Audio Device – Sound Splitter
With three different interactions needing three separate speakers for three different audio experiences (phone, typewriter speakers & TV), it was necessary to use a sound splitting device in which I could program Max to send sound out to three different channels. I did some research and purchased the Behringer FCA610 device. And there began several days of trouble shooting.
The FCA610 did not require a driver for use with Mac. And initially I was having issues having my Mac detect the device. Once I got that going, I learned that there was a difference in settings on the actual device depending on whether or not I was using a firewire or a usb cable. Once that was sorted, I was able to connect the FCA610 to the Max patch and get sound running to the three different devices…briefly.
The sounds initially worked great coming out of the 3 different channels, however, after a period of about 4 minutes, the sound began to crackle on each channel and eventually disappear altogether. I began trouble shooting. This was a helpful and promising thread. I made sure that the setting were 48,000 hz matching that to the settings in the midi controller. There were still no changes in quality. I worked with Justin and we realized it could be related to the sampling rate, so he created a way to reset the sampling rate. I added a clocker to reset it at certain intervals. I spoke again with Aaron and after all of this trouble shooting and playing around with different hz settings I was able to get the sound to work for up to 10 minutes but then it was victim of the same deterioration.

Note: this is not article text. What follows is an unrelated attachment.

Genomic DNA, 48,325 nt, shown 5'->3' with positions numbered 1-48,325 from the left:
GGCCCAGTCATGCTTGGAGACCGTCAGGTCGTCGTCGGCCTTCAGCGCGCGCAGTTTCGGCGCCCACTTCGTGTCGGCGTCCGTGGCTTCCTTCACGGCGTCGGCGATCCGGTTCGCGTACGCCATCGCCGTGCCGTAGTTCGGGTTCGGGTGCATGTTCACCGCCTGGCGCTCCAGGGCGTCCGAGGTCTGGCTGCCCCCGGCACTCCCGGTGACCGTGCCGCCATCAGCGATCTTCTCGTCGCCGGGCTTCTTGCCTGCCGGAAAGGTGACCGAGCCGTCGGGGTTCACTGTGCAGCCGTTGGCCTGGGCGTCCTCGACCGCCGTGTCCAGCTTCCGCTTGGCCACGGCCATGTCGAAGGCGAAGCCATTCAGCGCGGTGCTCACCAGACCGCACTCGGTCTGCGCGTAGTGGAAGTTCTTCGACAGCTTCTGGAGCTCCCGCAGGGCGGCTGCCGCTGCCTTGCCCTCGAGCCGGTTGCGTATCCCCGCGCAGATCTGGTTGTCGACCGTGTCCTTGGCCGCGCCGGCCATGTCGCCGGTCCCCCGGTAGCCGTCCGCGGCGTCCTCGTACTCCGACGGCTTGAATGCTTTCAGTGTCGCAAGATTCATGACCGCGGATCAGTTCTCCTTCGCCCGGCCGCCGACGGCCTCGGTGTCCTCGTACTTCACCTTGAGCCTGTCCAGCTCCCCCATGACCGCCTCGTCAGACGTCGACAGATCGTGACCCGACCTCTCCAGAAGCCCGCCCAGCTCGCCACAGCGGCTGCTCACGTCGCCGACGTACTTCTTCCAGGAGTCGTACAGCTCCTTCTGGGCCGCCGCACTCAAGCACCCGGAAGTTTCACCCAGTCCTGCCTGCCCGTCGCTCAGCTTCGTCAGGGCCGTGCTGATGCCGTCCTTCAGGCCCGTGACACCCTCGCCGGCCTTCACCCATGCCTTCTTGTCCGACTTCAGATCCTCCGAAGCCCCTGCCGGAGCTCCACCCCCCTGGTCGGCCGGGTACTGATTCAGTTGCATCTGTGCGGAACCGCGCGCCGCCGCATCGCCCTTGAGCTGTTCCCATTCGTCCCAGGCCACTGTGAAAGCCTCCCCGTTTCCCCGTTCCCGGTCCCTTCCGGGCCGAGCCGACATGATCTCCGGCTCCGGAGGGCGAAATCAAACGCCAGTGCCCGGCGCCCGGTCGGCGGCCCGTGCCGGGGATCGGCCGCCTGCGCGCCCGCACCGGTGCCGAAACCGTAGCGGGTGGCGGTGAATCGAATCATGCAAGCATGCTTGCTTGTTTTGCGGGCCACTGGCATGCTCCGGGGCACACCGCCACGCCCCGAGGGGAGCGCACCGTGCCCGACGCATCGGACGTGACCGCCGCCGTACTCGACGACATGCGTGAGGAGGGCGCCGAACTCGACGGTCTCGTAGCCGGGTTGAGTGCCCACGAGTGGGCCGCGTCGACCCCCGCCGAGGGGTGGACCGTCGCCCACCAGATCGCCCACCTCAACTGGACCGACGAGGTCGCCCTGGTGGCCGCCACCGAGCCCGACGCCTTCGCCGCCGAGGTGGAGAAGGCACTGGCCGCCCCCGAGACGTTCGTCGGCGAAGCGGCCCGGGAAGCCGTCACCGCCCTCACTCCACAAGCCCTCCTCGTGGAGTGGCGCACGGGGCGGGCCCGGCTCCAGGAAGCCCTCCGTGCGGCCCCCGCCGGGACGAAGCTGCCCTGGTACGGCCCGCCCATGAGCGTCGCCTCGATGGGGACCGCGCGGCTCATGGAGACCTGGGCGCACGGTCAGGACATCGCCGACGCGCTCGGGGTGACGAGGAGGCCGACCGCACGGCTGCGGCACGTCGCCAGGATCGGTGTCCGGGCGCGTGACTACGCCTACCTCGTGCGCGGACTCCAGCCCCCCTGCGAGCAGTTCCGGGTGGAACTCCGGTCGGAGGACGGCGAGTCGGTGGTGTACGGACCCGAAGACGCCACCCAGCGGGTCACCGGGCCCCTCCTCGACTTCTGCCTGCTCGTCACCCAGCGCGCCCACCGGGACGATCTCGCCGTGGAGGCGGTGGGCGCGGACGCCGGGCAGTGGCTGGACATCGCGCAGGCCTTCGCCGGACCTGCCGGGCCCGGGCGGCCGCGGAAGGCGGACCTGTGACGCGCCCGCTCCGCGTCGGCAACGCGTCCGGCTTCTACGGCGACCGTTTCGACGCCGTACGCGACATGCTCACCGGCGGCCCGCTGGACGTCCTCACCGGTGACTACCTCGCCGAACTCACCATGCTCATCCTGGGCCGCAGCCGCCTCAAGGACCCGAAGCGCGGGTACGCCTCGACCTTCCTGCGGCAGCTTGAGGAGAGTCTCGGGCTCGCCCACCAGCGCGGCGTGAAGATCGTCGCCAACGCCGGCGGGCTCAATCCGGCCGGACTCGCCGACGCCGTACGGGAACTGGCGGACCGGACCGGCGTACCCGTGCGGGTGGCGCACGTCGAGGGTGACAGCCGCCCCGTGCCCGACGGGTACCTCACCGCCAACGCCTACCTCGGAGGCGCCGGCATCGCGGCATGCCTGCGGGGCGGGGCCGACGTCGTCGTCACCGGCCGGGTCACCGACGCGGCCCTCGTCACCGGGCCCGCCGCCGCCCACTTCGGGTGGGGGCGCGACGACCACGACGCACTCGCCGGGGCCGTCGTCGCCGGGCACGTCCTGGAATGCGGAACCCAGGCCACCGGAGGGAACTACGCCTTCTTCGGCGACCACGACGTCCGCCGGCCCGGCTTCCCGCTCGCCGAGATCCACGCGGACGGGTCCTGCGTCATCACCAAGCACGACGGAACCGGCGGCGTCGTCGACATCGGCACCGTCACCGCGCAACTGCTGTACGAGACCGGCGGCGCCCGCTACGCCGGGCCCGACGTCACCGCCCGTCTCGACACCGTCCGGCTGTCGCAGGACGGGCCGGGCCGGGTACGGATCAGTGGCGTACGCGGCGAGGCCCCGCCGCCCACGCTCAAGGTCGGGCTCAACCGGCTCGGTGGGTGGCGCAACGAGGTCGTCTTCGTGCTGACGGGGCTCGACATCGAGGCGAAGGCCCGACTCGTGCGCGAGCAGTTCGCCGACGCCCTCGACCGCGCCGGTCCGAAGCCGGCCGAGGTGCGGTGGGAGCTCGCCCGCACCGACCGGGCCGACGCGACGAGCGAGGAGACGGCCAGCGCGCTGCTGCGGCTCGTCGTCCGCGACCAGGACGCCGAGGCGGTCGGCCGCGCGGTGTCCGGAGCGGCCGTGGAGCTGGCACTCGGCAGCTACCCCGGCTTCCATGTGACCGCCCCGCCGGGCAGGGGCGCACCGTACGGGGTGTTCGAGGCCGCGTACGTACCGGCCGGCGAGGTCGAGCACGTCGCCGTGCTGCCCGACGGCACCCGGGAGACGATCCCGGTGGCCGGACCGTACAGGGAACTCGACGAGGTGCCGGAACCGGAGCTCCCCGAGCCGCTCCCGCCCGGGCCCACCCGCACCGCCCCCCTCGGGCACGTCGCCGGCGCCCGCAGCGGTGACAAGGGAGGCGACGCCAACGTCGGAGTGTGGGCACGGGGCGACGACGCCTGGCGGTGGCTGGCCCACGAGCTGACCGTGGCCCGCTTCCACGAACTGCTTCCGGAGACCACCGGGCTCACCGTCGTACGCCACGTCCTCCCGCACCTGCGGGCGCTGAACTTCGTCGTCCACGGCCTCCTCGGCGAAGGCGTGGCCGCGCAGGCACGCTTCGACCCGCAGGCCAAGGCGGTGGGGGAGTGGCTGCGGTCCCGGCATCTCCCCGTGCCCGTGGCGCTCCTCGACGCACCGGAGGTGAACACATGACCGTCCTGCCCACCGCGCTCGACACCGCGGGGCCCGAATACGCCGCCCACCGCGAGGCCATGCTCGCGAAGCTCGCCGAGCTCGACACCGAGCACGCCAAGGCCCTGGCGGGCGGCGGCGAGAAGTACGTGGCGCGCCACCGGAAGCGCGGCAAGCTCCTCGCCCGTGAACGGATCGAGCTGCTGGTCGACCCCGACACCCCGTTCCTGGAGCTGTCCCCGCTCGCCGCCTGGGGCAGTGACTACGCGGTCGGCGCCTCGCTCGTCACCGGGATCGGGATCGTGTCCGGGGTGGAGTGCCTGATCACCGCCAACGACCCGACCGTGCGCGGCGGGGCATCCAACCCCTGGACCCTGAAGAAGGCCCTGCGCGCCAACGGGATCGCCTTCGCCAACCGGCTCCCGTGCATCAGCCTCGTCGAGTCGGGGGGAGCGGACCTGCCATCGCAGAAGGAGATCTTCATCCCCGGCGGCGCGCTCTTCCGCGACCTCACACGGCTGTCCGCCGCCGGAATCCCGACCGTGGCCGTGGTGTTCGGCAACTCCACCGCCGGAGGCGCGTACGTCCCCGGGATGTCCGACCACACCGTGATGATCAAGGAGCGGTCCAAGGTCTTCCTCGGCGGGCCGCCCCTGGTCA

We then put aside the FCA610 and tested out the patch and the sounds with Aaron’s top-of-the-line sound splitter – and it ran without issue. It was decided that the splitter was the problem. And we booked it to Guitar Center and purchased a middle ground device, the Focusrite Scarlett-1 8i8, which worked perfectly. I also replaced the male to female stereo adapters with better ones, which also improved the sound quality.
One issue I continue to have is that when running the exhibit, the Max patch crashes a lot when it comes to the television. Aaron had had me switch the files all to .wav as Max/Jitter prefer that type of video file, however, not all of the files worked as .wav, so I have .mp4 files mixed in. Perhaps that is the cause of the crash.
However I did notice that the crash happens when people turn the dial too quickly. This could have to do with the values coming in from the dial itself, and therefore the issue resting with the Arduino code. I did change and test the code to be more specific, but it is not quite perfect. I also believe the issue might lie in the fact that the rotary switch is made with a resistor ladder, not individual high-low values stemming from each individual notch. And perhaps a wonky read is coming from the in-between space.
These are certainly things to think about moving forward with this project.